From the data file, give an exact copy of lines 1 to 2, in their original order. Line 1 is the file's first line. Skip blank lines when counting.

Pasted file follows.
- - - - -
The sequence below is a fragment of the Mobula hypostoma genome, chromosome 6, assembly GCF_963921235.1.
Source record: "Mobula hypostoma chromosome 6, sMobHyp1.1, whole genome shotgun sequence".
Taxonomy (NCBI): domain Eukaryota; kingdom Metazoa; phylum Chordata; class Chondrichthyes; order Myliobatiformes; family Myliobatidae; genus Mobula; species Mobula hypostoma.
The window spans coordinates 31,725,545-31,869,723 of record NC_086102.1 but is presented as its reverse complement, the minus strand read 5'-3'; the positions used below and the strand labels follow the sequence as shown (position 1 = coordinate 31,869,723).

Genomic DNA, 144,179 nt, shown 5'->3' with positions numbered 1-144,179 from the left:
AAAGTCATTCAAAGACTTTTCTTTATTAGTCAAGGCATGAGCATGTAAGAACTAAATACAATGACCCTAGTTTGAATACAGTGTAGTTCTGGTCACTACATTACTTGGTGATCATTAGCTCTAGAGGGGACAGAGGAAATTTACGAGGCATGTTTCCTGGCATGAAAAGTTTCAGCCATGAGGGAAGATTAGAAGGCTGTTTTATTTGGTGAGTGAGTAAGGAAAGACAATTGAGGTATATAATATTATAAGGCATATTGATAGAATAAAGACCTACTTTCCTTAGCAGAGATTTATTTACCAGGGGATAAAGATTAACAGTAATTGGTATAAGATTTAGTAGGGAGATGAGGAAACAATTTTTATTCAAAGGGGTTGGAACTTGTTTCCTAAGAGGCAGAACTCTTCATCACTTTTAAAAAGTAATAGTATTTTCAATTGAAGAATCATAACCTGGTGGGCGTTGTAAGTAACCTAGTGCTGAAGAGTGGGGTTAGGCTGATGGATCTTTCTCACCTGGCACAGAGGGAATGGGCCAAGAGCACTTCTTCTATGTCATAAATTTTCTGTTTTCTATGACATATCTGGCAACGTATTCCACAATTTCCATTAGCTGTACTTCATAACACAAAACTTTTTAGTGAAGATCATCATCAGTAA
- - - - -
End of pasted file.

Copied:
The sequence below is a fragment of the Mobula hypostoma genome, chromosome 6, assembly GCF_963921235.1.
Source record: "Mobula hypostoma chromosome 6, sMobHyp1.1, whole genome shotgun sequence".